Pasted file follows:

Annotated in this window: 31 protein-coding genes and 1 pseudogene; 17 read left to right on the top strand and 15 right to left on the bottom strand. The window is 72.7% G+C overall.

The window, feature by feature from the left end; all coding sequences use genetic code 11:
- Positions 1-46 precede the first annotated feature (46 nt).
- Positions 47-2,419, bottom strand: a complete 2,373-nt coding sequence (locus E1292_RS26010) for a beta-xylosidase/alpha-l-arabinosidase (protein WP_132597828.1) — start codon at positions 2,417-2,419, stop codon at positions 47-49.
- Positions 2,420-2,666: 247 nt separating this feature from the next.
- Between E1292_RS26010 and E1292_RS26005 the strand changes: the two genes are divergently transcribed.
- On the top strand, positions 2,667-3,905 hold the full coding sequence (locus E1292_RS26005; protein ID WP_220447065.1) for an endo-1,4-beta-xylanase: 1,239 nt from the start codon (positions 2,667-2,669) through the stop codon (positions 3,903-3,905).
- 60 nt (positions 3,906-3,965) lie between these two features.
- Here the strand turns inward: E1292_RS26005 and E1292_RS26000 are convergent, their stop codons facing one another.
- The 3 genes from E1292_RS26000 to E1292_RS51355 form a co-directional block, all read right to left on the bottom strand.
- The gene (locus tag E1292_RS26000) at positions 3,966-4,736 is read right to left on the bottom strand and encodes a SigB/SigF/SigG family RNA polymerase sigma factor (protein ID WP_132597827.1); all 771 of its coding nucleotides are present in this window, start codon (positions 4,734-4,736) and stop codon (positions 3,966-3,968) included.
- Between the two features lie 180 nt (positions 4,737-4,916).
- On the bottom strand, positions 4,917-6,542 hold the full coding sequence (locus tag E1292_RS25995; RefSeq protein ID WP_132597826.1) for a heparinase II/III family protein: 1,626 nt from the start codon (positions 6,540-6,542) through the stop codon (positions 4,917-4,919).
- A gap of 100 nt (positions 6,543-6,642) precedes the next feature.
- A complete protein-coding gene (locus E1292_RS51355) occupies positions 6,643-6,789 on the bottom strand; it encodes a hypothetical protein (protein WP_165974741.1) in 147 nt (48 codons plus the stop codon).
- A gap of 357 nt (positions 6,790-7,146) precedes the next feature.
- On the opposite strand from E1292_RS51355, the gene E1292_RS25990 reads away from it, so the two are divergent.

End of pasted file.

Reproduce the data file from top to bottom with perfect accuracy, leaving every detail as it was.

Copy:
Annotated in this window: 31 protein-coding genes and 1 pseudogene; 17 read left to right on the top strand and 15 right to left on the bottom strand. The window is 72.7% G+C overall.

The window, feature by feature from the left end; all coding sequences use genetic code 11:
- Positions 1-46 precede the first annotated feature (46 nt).
- Positions 47-2,419, bottom strand: a complete 2,373-nt coding sequence (locus E1292_RS26010) for a beta-xylosidase/alpha-l-arabinosidase (protein WP_132597828.1) — start codon at positions 2,417-2,419, stop codon at positions 47-49.
- Positions 2,420-2,666: 247 nt separating this feature from the next.
- Between E1292_RS26010 and E1292_RS26005 the strand changes: the two genes are divergently transcribed.
- On the top strand, positions 2,667-3,905 hold the full coding sequence (locus E1292_RS26005; protein ID WP_220447065.1) for an endo-1,4-beta-xylanase: 1,239 nt from the start codon (positions 2,667-2,669) through the stop codon (positions 3,903-3,905).
- 60 nt (positions 3,906-3,965) lie between these two features.
- Here the strand turns inward: E1292_RS26005 and E1292_RS26000 are convergent, their stop codons facing one another.
- The 3 genes from E1292_RS26000 to E1292_RS51355 form a co-directional block, all read right to left on the bottom strand.
- The gene (locus tag E1292_RS26000) at positions 3,966-4,736 is read right to left on the bottom strand and encodes a SigB/SigF/SigG family RNA polymerase sigma factor (protein ID WP_132597827.1); all 771 of its coding nucleotides are present in this window, start codon (positions 4,734-4,736) and stop codon (positions 3,966-3,968) included.
- Between the two features lie 180 nt (positions 4,737-4,916).
- On the bottom strand, positions 4,917-6,542 hold the full coding sequence (locus tag E1292_RS25995; RefSeq protein ID WP_132597826.1) for a heparinase II/III family protein: 1,626 nt from the start codon (positions 6,540-6,542) through the stop codon (positions 4,917-4,919).
- A gap of 100 nt (positions 6,543-6,642) precedes the next feature.
- A complete protein-coding gene (locus E1292_RS51355) occupies positions 6,643-6,789 on the bottom strand; it encodes a hypothetical protein (protein WP_165974741.1) in 147 nt (48 codons plus the stop codon).
- A gap of 357 nt (positions 6,790-7,146) precedes the next feature.
- On the opposite strand from E1292_RS51355, the gene E1292_RS25990 reads away from it, so the two are divergent.